The truth is that I have no use for people who are constitutionally insubordinate. To blindly disobey orders, because they are orders, is even more idiotic than blindly following orders. Civilization requires what I call operational subordination. An example would be stopping at red lights while driving. We do this not because we consider ourselves inferior to these robotic lights, but because driving wouldn’t be safe if we didn’t obey their directives. We don’t think of it as subordination; it’s just good sense. .

Workplaces, of the Theory X variety that has become the norm since the downsizing epidemic of the past few decades, don’t settle for operational subordination. They want personal subordination. The good of the company (read: the careers and reputations of executives) must take a higher priority than the career goals and personal needs of the worker, and the worker is expected not simply to obey stated commands, but to internalize this sense of moral inferiority. If he has no orders, he must ask for more work. If he seems to value his own advancement over that of his superiors– a successful out-of-work side project suffices to create this impression– he’ll be terminated even if he does nothing wrong.

Programmers, by and large, don’t mind operational subordination. In fact, we have an affinity for it. We like to solve complex problems with simple rules that make sense. We operationally subordinate, every day, to the syntactical demands of a compiler that simply won’t do anything with code it cannot parse. When rules are sane, and the benefit in their existence is obvious, we eagerly follow them. It’s the personal subordination that burns us out. We’re smart enough to spot a system that demands personal loyalty from us, while refusing to reciprocate, and it disgusts us. We recognize that our rules-based, overly rational way of thinking is under attack; someone is trying to hack us and take advantage.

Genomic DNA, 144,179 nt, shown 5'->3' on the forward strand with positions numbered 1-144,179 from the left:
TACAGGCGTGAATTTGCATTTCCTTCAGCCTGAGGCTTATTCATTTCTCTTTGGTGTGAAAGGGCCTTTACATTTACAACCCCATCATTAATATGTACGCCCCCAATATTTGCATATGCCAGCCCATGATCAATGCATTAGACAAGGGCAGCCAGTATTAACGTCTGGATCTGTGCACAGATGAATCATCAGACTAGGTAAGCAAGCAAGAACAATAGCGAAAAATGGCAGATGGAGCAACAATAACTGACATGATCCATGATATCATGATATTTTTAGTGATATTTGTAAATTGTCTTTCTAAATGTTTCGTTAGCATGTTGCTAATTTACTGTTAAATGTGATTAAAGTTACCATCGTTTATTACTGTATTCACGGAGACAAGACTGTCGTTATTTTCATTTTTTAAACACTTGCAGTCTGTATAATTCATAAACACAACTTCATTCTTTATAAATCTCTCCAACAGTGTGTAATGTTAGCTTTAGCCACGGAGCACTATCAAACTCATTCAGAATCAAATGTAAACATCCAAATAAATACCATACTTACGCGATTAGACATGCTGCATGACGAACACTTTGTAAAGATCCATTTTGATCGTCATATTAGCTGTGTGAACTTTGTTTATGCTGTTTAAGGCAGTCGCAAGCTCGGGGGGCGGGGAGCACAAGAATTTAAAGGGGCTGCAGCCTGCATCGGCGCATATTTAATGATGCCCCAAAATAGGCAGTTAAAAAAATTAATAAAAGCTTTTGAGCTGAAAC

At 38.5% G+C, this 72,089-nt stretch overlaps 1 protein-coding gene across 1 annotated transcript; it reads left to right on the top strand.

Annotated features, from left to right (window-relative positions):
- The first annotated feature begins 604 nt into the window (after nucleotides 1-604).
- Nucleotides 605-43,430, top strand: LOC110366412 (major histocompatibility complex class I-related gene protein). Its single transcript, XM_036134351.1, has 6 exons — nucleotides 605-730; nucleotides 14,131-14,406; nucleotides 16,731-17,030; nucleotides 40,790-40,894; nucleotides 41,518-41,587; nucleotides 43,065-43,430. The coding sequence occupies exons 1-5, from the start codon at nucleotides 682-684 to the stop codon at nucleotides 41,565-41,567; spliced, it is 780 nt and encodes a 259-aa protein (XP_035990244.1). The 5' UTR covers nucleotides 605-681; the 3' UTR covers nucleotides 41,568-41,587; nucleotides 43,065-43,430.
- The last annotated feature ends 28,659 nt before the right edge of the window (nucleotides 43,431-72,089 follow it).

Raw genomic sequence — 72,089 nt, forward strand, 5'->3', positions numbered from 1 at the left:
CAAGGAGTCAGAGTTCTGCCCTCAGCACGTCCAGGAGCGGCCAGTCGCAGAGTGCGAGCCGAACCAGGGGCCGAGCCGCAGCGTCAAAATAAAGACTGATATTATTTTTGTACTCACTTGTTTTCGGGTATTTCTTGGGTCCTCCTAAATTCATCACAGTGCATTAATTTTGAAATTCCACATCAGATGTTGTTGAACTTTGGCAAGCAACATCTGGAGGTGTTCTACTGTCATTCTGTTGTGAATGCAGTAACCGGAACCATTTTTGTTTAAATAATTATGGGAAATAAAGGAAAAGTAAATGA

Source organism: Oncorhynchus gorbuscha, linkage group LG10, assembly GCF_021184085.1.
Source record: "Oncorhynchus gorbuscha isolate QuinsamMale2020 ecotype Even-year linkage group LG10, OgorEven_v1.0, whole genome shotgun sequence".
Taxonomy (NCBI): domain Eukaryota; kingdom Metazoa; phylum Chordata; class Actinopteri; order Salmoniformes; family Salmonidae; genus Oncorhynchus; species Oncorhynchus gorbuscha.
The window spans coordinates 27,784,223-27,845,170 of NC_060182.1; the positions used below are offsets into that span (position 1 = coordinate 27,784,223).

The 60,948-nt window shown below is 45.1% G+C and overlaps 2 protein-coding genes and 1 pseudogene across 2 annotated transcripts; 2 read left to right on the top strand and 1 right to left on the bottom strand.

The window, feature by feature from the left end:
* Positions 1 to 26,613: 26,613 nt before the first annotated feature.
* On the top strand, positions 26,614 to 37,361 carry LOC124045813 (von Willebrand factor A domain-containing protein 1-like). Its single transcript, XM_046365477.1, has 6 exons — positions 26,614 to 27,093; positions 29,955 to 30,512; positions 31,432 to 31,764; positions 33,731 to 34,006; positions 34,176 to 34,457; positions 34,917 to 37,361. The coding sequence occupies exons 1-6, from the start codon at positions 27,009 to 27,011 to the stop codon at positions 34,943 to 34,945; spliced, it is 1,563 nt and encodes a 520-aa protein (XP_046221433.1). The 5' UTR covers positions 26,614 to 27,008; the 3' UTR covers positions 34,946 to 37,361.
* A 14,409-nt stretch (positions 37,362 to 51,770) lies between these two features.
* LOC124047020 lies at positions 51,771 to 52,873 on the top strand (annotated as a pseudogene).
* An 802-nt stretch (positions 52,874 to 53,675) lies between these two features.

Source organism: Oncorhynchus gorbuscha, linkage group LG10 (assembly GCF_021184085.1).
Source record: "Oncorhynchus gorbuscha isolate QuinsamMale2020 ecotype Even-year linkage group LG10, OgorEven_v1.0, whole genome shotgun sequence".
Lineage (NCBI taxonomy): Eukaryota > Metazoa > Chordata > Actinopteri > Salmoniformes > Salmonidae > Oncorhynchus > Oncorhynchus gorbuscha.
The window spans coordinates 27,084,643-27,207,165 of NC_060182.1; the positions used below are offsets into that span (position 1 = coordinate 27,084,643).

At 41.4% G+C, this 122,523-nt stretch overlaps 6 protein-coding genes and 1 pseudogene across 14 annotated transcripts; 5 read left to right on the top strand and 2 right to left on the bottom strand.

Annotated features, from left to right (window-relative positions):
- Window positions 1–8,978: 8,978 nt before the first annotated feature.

The nature of employment has changed for programmers, and for the worse. Software development used to be a highly-compensated job with an R&D flavor, where programmers were trusted professionals rather than overworked grunts subjected to the likes of Scrum. The open-allocation environment of a company like Valve used to be the norm. What changed? Employers realized that line-of-business code could be written by mediocre people, and replaced the high-talent curmudgeons with this continuing churn of fresh-faced halfwits who have never written a program from scratch, have no mathematical or theoretical insight, and don’t know what “buffer overflow” or “O(n^2)” mean.

By and large, it has worked. Employers have successfully dumbed programming down. Large companies may need a few excellent programmers, but line-of-business software can be done by people of mediocre talent who’ll accept bad wages and worse working conditions. Scrum is not going away. Does it produce excellent software? No, not even close. It doesn’t even produce secure or safe or maintainable software. It works just well enough that deliverables get deliverated, and just barely so but at a sufficiently close approximation to working software that executives get promoted away from their messes before anything starts falling apart at a macroscopically visible level.